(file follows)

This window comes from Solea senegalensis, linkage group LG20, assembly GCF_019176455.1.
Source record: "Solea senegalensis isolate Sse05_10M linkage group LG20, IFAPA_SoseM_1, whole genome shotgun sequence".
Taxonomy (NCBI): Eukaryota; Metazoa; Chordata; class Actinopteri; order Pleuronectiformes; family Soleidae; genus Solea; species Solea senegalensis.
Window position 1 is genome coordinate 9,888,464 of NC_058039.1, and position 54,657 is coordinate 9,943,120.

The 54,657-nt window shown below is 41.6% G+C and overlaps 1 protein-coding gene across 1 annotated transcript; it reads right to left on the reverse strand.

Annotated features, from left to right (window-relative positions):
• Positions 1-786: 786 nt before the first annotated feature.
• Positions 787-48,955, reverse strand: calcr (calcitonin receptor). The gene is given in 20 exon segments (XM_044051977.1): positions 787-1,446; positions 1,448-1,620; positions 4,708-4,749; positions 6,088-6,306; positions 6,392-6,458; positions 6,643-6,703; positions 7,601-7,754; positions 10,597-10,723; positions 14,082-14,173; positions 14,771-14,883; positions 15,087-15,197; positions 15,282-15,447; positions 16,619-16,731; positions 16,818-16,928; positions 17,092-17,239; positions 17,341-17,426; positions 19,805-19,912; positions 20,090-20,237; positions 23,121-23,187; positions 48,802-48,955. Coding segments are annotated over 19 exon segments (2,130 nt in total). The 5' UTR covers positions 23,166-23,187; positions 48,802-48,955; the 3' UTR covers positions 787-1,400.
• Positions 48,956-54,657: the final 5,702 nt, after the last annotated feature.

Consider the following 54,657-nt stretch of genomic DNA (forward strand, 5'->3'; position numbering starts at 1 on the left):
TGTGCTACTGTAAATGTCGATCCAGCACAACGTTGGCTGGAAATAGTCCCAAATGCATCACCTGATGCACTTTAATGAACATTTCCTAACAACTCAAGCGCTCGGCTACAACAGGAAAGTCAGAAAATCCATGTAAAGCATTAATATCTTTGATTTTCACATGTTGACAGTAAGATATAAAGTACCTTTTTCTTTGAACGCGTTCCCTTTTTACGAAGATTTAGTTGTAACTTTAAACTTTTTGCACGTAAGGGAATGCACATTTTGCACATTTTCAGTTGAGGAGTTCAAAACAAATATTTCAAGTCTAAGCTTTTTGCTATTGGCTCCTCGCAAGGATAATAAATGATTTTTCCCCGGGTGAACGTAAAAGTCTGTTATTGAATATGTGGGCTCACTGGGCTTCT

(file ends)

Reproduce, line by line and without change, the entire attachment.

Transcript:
This window comes from Solea senegalensis, linkage group LG20, assembly GCF_019176455.1.
Source record: "Solea senegalensis isolate Sse05_10M linkage group LG20, IFAPA_SoseM_1, whole genome shotgun sequence".
Taxonomy (NCBI): Eukaryota; Metazoa; Chordata; class Actinopteri; order Pleuronectiformes; family Soleidae; genus Solea; species Solea senegalensis.
Window position 1 is genome coordinate 9,888,464 of NC_058039.1, and position 54,657 is coordinate 9,943,120.

The 54,657-nt window shown below is 41.6% G+C and overlaps 1 protein-coding gene across 1 annotated transcript; it reads right to left on the reverse strand.

Annotated features, from left to right (window-relative positions):
• Positions 1-786: 786 nt before the first annotated feature.
• Positions 787-48,955, reverse strand: calcr (calcitonin receptor). The gene is given in 20 exon segments (XM_044051977.1): positions 787-1,446; positions 1,448-1,620; positions 4,708-4,749; positions 6,088-6,306; positions 6,392-6,458; positions 6,643-6,703; positions 7,601-7,754; positions 10,597-10,723; positions 14,082-14,173; positions 14,771-14,883; positions 15,087-15,197; positions 15,282-15,447; positions 16,619-16,731; positions 16,818-16,928; positions 17,092-17,239; positions 17,341-17,426; positions 19,805-19,912; positions 20,090-20,237; positions 23,121-23,187; positions 48,802-48,955. Coding segments are annotated over 19 exon segments (2,130 nt in total). The 5' UTR covers positions 23,166-23,187; positions 48,802-48,955; the 3' UTR covers positions 787-1,400.
• Positions 48,956-54,657: the final 5,702 nt, after the last annotated feature.

Consider the following 54,657-nt stretch of genomic DNA (forward strand, 5'->3'; position numbering starts at 1 on the left):
TGTGCTACTGTAAATGTCGATCCAGCACAACGTTGGCTGGAAATAGTCCCAAATGCATCACCTGATGCACTTTAATGAACATTTCCTAACAACTCAAGCGCTCGGCTACAACAGGAAAGTCAGAAAATCCATGTAAAGCATTAATATCTTTGATTTTCACATGTTGACAGTAAGATATAAAGTACCTTTTTCTTTGAACGCGTTCCCTTTTTACGAAGATTTAGTTGTAACTTTAAACTTTTTGCACGTAAGGGAATGCACATTTTGCACATTTTCAGTTGAGGAGTTCAAAACAAATATTTCAAGTCTAAGCTTTTTGCTATTGGCTCCTCGCAAGGATAATAAATGATTTTTCCCCGGGTGAACGTAAAAGTCTGTTATTGAATATGTGGGCTCACTGGGCTTCT